FRANKFURT, Jan 17 (Reuters) - Major German banks have so far written off only around a quarter of the nearly 300 billion euros ($397.7 billion) in toxic U.S. assets on their books, Der Spiegel magazine reported, citing a survey of 20 big lenders.
That means banks face more huge losses as they mark down the value of U.S. assets backed by mortgages and student loans, the magazine said on Saturday, reporting on a study prepared for the government by the Bundesbank and markets regulator BaFin.
The finance ministry in Berlin assumes that the entire German banking sector is carrying around 1 trillion euros of risky assets on its books, the magazine said.
A spokeman for the Finance Ministry said it believed banks still had “significant amounts” of risky assets but declined to confirm the figures in the report.
BaFin had no comment on the report, while officials at the Bundesbank were not immediately available.
The government has already set up a 480 billion euro rescue fund to provide fresh capital or lending guarantees to the financial sector, but calls have been mounting for creation of a “bad bank” that would buy up banks’ risky assets.
The government has resisted the idea.
Finance Minister Peer Steinbrueck was quoted by the Frankfurt Allgemeine Sonntagszeitung weekly newspaper as saying he could “not imagine (such a step) economically or above all politically”.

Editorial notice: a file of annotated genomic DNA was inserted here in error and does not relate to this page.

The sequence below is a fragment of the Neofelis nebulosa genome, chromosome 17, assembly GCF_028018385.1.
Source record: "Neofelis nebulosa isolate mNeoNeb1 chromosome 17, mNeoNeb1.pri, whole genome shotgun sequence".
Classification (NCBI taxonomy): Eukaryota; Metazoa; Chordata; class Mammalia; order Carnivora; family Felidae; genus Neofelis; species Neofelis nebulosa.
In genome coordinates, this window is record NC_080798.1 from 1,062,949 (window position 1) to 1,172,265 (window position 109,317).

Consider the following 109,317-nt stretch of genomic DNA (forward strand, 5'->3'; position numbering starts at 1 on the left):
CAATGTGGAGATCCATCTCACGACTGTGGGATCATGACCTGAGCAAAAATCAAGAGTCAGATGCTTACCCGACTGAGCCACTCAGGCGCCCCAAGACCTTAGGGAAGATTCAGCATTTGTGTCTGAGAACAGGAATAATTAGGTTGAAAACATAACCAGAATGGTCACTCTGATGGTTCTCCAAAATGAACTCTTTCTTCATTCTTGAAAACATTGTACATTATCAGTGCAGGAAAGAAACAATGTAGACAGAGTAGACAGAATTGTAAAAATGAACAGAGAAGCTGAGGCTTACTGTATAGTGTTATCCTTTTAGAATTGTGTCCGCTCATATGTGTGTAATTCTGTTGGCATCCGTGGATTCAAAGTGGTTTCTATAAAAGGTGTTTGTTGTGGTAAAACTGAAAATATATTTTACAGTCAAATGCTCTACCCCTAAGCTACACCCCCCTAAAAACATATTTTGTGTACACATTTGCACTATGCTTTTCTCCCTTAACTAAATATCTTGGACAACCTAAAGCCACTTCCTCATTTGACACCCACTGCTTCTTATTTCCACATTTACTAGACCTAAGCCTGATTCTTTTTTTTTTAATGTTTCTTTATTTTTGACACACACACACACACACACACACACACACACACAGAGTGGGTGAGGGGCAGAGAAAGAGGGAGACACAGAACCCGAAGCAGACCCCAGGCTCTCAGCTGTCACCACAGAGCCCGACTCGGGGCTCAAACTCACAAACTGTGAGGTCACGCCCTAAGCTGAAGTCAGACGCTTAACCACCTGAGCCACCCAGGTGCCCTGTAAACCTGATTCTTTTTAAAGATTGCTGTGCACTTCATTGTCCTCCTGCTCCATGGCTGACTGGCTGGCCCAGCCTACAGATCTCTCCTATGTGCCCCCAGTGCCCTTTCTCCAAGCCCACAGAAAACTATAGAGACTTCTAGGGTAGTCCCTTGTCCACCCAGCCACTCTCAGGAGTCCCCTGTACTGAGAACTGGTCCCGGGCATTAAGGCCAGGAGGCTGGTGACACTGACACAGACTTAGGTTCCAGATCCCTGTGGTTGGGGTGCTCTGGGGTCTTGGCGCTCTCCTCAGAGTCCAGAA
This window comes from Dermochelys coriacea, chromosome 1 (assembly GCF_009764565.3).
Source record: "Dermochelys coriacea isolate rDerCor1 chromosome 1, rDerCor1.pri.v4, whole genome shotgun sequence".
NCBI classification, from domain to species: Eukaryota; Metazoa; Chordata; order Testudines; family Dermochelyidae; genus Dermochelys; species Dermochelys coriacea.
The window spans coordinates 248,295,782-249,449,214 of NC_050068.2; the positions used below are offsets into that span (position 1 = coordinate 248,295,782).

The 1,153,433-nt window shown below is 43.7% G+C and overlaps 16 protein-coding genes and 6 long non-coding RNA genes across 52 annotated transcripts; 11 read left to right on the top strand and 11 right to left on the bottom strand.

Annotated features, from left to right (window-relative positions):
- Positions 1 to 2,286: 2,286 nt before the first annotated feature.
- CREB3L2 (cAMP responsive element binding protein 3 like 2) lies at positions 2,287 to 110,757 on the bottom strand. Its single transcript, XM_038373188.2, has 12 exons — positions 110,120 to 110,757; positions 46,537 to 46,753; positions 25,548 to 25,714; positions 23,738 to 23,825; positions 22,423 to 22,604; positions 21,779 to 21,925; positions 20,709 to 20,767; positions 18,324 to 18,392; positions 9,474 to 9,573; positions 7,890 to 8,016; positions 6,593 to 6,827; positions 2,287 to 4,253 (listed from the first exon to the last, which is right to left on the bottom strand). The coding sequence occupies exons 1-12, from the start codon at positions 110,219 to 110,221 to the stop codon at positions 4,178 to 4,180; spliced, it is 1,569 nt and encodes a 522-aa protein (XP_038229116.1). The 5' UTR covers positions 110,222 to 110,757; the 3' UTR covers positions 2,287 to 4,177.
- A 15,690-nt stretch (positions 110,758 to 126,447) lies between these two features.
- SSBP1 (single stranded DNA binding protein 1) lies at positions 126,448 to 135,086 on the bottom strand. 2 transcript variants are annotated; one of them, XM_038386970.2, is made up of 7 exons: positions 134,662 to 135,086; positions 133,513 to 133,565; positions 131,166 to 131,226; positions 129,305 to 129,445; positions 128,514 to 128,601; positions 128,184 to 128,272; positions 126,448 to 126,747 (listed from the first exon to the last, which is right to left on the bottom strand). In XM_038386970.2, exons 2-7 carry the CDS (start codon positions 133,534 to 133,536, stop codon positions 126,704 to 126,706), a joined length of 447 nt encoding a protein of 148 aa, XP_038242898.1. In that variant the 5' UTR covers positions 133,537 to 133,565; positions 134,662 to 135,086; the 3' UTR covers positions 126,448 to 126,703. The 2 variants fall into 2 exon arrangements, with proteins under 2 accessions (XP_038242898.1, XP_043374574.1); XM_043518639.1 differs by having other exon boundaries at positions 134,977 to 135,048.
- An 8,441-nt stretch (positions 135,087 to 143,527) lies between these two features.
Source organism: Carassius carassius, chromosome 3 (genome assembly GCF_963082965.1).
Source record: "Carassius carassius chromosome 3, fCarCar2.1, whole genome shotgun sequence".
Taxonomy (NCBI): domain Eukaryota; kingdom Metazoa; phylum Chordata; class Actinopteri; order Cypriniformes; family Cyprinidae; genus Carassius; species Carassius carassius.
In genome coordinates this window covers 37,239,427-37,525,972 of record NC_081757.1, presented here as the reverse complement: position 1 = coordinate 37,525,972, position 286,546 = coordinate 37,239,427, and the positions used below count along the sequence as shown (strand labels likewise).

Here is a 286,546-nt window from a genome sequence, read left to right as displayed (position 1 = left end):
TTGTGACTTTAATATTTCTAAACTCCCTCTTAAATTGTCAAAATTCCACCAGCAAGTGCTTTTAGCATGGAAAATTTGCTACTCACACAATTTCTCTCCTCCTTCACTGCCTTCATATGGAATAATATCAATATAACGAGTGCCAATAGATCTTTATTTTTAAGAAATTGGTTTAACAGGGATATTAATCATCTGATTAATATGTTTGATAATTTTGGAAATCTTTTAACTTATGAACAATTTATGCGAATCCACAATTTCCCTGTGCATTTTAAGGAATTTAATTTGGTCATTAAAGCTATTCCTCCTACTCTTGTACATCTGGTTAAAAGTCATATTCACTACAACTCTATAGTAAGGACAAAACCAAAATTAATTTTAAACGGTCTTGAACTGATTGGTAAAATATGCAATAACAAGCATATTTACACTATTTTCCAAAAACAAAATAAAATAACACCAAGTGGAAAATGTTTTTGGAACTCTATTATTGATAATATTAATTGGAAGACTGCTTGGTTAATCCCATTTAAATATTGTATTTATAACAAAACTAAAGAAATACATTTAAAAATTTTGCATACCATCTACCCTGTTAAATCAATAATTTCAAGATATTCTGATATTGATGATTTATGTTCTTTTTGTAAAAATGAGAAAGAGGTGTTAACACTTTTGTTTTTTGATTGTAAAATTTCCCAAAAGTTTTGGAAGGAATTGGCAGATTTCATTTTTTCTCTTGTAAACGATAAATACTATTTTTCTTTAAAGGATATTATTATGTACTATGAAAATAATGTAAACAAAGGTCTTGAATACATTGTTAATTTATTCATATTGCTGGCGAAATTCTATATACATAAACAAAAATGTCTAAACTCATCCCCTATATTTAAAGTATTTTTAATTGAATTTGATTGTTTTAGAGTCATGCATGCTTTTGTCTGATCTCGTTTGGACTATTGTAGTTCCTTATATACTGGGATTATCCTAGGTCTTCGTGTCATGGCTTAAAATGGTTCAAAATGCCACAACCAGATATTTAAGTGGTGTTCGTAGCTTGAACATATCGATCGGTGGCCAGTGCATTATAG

A bad bank would need to be financed with 150 billion to 200 billion euros of taxpayer funds, he said. “How am I supposed to present that to parliament? People would say we are crazy.”
Steinbrueck said no one could predict whether the rescue fund would need to be expanded given mounting losses at banks, but noted it still had room to distribute more money.
It has already committed 100 billion of the 400 billion set aside for loan guarantees and 18 billion of the 80 billion earmarked for capital injections.
Berlin has already taken a blocking minority stake in the country's second-biggest lender, Commerzbank CBKG.DE, in return for state aid.
Parliamentary and financial sources have said Berlin is poised to take a direct stake in stricken investment bank Hypo Real Estate HRXG.DE as well. (Reporting by Michael Shields in Frankfurt and Thorsten Severin in Berlin, editing by Anthony Barker)
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